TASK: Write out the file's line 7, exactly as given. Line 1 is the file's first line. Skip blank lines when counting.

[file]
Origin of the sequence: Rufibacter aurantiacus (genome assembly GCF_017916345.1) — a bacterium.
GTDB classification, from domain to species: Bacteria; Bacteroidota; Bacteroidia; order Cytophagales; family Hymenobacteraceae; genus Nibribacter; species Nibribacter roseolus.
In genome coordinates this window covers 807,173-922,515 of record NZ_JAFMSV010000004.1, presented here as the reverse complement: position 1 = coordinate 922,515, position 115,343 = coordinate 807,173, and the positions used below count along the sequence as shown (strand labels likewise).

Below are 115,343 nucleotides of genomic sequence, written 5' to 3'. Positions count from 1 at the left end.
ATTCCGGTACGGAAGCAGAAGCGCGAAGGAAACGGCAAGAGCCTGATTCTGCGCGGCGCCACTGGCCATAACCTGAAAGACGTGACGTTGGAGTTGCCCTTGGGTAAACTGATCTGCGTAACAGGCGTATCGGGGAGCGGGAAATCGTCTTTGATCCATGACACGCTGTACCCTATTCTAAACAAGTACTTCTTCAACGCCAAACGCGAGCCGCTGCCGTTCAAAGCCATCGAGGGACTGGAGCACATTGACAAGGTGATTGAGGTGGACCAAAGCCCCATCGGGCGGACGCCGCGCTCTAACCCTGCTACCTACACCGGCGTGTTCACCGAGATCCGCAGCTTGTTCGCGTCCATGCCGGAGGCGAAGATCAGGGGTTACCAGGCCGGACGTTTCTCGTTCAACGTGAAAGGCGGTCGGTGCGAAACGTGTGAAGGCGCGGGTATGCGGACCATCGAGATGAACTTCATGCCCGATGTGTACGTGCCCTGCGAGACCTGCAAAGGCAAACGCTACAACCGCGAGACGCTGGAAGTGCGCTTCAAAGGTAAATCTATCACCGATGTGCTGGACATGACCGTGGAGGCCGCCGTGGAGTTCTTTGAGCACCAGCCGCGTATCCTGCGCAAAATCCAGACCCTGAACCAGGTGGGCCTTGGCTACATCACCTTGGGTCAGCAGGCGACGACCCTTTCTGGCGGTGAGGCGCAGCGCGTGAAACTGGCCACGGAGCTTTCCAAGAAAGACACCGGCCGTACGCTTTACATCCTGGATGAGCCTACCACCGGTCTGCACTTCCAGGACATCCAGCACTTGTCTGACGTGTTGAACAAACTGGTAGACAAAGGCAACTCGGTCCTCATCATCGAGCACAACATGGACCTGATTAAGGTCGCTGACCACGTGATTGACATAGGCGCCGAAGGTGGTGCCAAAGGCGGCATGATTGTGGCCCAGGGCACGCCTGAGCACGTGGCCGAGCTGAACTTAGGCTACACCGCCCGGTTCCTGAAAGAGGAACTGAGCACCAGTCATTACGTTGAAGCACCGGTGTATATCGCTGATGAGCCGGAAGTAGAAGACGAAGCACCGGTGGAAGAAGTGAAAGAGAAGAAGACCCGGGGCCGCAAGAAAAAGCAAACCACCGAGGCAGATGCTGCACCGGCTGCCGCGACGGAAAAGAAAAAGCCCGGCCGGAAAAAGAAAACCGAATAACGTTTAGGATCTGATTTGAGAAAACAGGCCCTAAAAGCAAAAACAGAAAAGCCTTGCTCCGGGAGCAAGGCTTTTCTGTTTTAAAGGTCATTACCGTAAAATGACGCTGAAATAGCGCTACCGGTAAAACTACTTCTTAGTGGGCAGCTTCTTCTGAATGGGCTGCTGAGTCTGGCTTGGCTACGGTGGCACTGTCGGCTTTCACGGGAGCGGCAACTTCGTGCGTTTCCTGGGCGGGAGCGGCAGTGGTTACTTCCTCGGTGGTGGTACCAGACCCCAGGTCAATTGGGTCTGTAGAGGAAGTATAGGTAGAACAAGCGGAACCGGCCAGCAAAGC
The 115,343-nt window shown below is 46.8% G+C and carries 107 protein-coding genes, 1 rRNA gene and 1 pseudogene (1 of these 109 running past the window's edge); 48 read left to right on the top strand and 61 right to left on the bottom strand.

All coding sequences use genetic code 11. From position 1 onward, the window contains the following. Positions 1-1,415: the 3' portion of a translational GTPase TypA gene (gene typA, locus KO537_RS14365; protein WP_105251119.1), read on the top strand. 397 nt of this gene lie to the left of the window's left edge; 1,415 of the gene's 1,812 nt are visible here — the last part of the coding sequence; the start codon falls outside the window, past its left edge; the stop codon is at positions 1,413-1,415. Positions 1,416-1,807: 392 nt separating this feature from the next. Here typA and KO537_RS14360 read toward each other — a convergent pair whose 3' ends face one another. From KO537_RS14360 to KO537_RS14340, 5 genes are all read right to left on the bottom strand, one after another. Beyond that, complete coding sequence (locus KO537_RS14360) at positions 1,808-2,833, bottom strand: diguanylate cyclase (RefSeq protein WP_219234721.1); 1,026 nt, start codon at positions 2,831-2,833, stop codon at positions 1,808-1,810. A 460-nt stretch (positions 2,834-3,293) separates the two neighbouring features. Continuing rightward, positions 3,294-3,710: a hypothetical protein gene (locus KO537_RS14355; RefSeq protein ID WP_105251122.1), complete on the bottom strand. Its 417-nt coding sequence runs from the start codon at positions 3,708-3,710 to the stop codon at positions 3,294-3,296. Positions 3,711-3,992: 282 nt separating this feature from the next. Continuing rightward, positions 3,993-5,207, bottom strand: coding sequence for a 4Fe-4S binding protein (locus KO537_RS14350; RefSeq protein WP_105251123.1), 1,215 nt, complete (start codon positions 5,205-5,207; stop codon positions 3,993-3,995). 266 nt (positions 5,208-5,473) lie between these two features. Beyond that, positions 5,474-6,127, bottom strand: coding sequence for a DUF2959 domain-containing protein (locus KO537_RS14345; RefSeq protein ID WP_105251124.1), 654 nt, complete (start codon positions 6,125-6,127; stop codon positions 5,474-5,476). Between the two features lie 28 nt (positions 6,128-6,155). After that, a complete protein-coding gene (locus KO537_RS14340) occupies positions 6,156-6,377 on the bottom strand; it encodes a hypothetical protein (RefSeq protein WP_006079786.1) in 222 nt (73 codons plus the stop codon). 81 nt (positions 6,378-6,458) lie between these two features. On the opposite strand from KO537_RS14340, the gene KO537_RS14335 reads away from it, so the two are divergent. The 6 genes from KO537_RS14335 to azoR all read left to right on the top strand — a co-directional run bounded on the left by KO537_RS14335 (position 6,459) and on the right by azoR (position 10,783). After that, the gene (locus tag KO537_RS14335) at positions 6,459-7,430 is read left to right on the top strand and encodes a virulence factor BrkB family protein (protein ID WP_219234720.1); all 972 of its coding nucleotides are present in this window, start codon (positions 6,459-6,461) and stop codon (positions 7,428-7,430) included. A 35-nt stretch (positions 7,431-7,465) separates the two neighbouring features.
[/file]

All coding sequences use genetic code 11. From position 1 onward, the window contains the following. Positions 1-1,415: the 3' portion of a translational GTPase TypA gene (gene typA, locus KO537_RS14365; protein WP_105251119.1), read on the top strand. 397 nt of this gene lie to the left of the window's left edge; 1,415 of the gene's 1,812 nt are visible here — the last part of the coding sequence; the start codon falls outside the window, past its left edge; the stop codon is at positions 1,413-1,415. Positions 1,416-1,807: 392 nt separating this feature from the next. Here typA and KO537_RS14360 read toward each other — a convergent pair whose 3' ends face one another. From KO537_RS14360 to KO537_RS14340, 5 genes are all read right to left on the bottom strand, one after another. Beyond that, complete coding sequence (locus KO537_RS14360) at positions 1,808-2,833, bottom strand: diguanylate cyclase (RefSeq protein WP_219234721.1); 1,026 nt, start codon at positions 2,831-2,833, stop codon at positions 1,808-1,810. A 460-nt stretch (positions 2,834-3,293) separates the two neighbouring features. Continuing rightward, positions 3,294-3,710: a hypothetical protein gene (locus KO537_RS14355; RefSeq protein ID WP_105251122.1), complete on the bottom strand. Its 417-nt coding sequence runs from the start codon at positions 3,708-3,710 to the stop codon at positions 3,294-3,296. Positions 3,711-3,992: 282 nt separating this feature from the next. Continuing rightward, positions 3,993-5,207, bottom strand: coding sequence for a 4Fe-4S binding protein (locus KO537_RS14350; RefSeq protein WP_105251123.1), 1,215 nt, complete (start codon positions 5,205-5,207; stop codon positions 3,993-3,995). 266 nt (positions 5,208-5,473) lie between these two features. Beyond that, positions 5,474-6,127, bottom strand: coding sequence for a DUF2959 domain-containing protein (locus KO537_RS14345; RefSeq protein ID WP_105251124.1), 654 nt, complete (start codon positions 6,125-6,127; stop codon positions 5,474-5,476). Between the two features lie 28 nt (positions 6,128-6,155). After that, a complete protein-coding gene (locus KO537_RS14340) occupies positions 6,156-6,377 on the bottom strand; it encodes a hypothetical protein (RefSeq protein WP_006079786.1) in 222 nt (73 codons plus the stop codon). 81 nt (positions 6,378-6,458) lie between these two features. On the opposite strand from KO537_RS14340, the gene KO537_RS14335 reads away from it, so the two are divergent. The 6 genes from KO537_RS14335 to azoR all read left to right on the top strand — a co-directional run bounded on the left by KO537_RS14335 (position 6,459) and on the right by azoR (position 10,783). After that, the gene (locus tag KO537_RS14335) at positions 6,459-7,430 is read left to right on the top strand and encodes a virulence factor BrkB family protein (protein ID WP_219234720.1); all 972 of its coding nucleotides are present in this window, start codon (positions 6,459-6,461) and stop codon (positions 7,428-7,430) included. A 35-nt stretch (positions 7,431-7,465) separates the two neighbouring features.